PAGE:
The sensor data would be connected to a travel app that details the passengers’ flight details and corresponding transport and accommodation bookings and could initiate any changing requirements, from booking a new forwarding flight to notifying contact people of a late arrival or suggesting adjustments to the passenger’s itinerary depending on their level of jetlag.

Sensor connected pills in action

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Sensor connected pills were deployed for the first time this year for patients with uncontrolled and co-morbid hypertension. They were developed by Proteus Digital Health as an example of  “Medicine as a Service” including drugs that communicate when they’ve been taken, wearable sensors that capture physiologic response, applications that support patient activation, physician decision making, and data analytics to serve the needs of health systems.

The FDA-cleared ingestible sensor, which is the size of a grain of sand, is placed in a capsule with the patient’s prescribed medications by a pharmacist, based on a healthcare provider’s prescription. When a patient takes the co-encapsulated medication, the ingestible sensor sends a signal to the small wearable patch, which records the time each pill is swallowed and also collects physiologic metrics such as heart rate, physical activity, and rest.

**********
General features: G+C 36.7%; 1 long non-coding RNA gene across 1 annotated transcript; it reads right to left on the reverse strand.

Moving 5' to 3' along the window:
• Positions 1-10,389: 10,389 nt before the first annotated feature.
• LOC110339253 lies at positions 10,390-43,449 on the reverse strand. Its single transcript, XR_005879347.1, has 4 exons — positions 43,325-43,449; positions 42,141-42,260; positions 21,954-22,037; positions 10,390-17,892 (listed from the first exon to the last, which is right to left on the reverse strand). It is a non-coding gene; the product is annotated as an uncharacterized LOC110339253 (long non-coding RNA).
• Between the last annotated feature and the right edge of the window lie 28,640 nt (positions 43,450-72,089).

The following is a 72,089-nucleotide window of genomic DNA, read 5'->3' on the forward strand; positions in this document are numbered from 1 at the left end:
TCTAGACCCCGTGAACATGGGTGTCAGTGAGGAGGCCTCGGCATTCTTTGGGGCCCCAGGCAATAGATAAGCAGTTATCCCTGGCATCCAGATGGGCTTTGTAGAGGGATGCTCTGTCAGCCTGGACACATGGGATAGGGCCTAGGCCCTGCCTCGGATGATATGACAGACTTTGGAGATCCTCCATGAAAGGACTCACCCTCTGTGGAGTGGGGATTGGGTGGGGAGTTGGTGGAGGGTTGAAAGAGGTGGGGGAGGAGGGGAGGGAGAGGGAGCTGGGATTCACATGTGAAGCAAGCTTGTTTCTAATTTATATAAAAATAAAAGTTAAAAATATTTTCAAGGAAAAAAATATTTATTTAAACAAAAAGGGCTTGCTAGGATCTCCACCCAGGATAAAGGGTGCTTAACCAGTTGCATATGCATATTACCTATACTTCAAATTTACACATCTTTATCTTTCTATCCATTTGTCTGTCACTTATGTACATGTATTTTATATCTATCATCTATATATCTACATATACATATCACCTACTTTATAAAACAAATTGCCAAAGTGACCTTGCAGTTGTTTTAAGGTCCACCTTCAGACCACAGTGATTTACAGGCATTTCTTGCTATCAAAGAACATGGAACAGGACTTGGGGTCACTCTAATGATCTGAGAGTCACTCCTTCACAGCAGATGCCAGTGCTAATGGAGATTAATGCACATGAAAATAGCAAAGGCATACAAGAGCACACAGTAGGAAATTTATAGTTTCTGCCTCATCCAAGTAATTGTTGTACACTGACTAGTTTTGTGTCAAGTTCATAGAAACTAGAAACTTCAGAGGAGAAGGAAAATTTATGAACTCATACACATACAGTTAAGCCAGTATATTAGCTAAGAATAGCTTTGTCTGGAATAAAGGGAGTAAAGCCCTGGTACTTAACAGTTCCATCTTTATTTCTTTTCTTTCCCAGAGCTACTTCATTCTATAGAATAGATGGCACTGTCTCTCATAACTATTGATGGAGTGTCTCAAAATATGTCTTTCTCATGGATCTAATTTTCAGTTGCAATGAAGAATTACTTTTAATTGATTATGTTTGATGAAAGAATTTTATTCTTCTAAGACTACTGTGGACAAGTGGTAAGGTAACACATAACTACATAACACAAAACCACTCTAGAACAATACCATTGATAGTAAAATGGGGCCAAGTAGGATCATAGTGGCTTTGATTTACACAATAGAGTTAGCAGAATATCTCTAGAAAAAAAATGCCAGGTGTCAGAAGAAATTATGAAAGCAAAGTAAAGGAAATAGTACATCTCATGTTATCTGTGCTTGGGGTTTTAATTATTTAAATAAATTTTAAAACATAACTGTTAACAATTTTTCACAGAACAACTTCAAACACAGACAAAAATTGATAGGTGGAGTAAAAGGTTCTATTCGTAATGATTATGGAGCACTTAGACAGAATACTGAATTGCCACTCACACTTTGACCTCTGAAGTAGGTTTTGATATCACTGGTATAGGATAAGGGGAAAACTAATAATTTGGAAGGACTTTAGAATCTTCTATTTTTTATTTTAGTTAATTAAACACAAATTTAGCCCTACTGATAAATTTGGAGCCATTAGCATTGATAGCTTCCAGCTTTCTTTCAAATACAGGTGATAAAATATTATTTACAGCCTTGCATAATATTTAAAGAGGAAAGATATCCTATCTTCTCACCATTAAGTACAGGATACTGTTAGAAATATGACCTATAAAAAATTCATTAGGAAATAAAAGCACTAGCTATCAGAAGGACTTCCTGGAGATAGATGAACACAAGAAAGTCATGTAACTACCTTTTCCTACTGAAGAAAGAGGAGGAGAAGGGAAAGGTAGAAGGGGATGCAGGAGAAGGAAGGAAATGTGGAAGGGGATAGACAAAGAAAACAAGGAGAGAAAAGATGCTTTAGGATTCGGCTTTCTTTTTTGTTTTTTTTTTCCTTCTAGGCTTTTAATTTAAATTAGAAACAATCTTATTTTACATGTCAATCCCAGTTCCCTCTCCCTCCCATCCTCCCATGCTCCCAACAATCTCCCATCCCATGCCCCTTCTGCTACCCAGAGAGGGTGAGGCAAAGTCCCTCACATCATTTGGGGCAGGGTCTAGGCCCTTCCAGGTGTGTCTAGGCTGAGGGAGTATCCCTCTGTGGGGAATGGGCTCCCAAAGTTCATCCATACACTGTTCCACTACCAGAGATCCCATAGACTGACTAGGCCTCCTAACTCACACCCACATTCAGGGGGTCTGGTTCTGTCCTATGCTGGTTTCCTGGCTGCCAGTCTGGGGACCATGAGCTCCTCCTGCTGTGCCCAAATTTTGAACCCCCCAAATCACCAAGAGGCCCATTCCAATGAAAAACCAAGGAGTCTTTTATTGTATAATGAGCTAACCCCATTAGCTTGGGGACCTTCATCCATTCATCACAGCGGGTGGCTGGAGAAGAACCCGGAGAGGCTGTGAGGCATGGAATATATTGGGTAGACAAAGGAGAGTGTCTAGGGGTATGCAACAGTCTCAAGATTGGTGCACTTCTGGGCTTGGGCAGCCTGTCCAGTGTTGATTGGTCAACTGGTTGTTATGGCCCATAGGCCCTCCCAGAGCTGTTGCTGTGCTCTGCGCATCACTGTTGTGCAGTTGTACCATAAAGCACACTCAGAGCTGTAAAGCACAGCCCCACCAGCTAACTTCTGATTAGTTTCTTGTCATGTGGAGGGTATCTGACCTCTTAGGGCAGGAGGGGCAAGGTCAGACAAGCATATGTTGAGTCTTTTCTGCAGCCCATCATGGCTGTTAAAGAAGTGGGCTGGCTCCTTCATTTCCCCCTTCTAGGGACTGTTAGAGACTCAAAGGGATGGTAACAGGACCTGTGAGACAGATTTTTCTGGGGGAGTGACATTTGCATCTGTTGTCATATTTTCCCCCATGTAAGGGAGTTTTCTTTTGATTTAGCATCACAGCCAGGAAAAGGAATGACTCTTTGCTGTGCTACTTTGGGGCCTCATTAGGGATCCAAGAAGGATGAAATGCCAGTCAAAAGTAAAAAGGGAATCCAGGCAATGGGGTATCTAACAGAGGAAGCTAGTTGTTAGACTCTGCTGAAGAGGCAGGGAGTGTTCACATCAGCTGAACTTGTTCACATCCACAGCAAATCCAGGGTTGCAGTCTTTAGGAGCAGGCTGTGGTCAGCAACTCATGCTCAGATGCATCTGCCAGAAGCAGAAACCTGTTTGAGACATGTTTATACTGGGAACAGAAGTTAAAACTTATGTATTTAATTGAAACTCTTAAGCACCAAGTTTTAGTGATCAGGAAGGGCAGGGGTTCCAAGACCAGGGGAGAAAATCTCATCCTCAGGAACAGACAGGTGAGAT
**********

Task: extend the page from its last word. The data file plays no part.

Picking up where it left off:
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Notably the company failed to receive FDA clearance in April this year for their collaborative efforts to combine Otsuka’s ABILIFY (aripiprazole), an atypical antipsychotic, with the FDA-cleared Proteus ingestible sensor embedded in a single tablet at the point of manufacture.

The proposal was submitted as a system that measures medication adherence to aripiprazole to be indicated for the treatment of schizophrenia, as an acute treatment of manic and mixed episodes associated with Bipolar I Disorder and as an adjunctive treatment for Major Depressive Disorder. The FDA has requested further data  on the performance of the product under the specific conditions in which it is likely to be used, as well as further investigations to evaluate use-related risks and confirm that users can use the device safely and effectively.

Back to our airplane flight, it’s easy to question the justification for flight staff accessing the physiological data of passengers. In reality, for those of us in economy, a blanket and a bit of a walk around the plane will not do all that much to increase our comfort levels and prevent jetlag.

Could future sensors also include ones to track sleeping pill and alcohol intake, the panacea of long haul flights for many? It also opens issues about what flight data is recorded in the future and with whom it is shared; it’s foreseeable personal biometric information could find its way in the hands of airport security. And let’s be honest, how many passengers would consent to swallow a digital pill during a flight, particularly if the connected costs are added to their flight expenses? It’s questionable how much the passengers would benefit.